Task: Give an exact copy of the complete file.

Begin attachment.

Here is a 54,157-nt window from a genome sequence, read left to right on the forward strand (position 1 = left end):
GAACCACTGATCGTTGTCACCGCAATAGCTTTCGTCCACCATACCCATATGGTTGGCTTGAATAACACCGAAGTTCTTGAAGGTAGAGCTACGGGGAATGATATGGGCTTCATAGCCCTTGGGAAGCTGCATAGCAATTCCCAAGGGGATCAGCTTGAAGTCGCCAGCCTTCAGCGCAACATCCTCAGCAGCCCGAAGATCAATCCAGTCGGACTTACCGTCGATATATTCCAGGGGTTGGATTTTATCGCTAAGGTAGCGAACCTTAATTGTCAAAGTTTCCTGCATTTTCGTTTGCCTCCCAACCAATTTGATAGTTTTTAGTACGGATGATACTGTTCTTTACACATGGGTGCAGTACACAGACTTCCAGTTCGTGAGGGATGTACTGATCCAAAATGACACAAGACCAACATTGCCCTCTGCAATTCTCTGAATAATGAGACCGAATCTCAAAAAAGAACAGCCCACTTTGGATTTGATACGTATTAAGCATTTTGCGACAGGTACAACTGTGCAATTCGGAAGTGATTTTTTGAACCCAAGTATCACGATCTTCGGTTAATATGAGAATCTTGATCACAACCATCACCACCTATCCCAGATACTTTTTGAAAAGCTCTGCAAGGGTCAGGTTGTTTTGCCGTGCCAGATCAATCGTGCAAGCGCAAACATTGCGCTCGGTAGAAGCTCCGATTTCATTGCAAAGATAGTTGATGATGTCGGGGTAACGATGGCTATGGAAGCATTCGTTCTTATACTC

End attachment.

Here is a 54,157-nt window from a genome sequence, read left to right on the forward strand (position 1 = left end):
GAACCACTGATCGTTGTCACCGCAATAGCTTTCGTCCACCATACCCATATGGTTGGCTTGAATAACACCGAAGTTCTTGAAGGTAGAGCTACGGGGAATGATATGGGCTTCATAGCCCTTGGGAAGCTGCATAGCAATTCCCAAGGGGATCAGCTTGAAGTCGCCAGCCTTCAGCGCAACATCCTCAGCAGCCCGAAGATCAATCCAGTCGGACTTACCGTCGATATATTCCAGGGGTTGGATTTTATCGCTAAGGTAGCGAACCTTAATTGTCAAAGTTTCCTGCATTTTCGTTTGCCTCCCAACCAATTTGATAGTTTTTAGTACGGATGATACTGTTCTTTACACATGGGTGCAGTACACAGACTTCCAGTTCGTGAGGGATGTACTGATCCAAAATGACACAAGACCAACATTGCCCTCTGCAATTCTCTGAATAATGAGACCGAATCTCAAAAAAGAACAGCCCACTTTGGATTTGATACGTATTAAGCATTTTGCGACAGGTACAACTGTGCAATTCGGAAGTGATTTTTTGAACCCAAGTATCACGATCTTCGGTTAATATGAGAATCTTGATCACAACCATCACCACCTATCCCAGATACTTTTTGAAAAGCTCTGCAAGGGTCAGGTTGTTTTGCCGTGCCAGATCAATCGTGCAAGCGCAAACATTGCGCTCGGTAGAAGCTCCGATTTCATTGCAAAGATAGTTGATGATGTCGGGGTAACGATGGCTATGGAAGCATTCGTTCTTATACTC